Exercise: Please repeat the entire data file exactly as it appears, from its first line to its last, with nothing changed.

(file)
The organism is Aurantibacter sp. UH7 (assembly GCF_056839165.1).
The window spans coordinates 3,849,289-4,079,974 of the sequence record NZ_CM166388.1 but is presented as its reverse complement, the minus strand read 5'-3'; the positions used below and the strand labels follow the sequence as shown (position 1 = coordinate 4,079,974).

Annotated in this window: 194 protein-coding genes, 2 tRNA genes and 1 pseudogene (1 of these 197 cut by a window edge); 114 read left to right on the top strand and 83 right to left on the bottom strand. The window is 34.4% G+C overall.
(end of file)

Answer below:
The organism is Aurantibacter sp. UH7 (assembly GCF_056839165.1).
The window spans coordinates 3,849,289-4,079,974 of the sequence record NZ_CM166388.1 but is presented as its reverse complement, the minus strand read 5'-3'; the positions used below and the strand labels follow the sequence as shown (position 1 = coordinate 4,079,974).

Annotated in this window: 194 protein-coding genes, 2 tRNA genes and 1 pseudogene (1 of these 197 cut by a window edge); 114 read left to right on the top strand and 83 right to left on the bottom strand. The window is 34.4% G+C overall.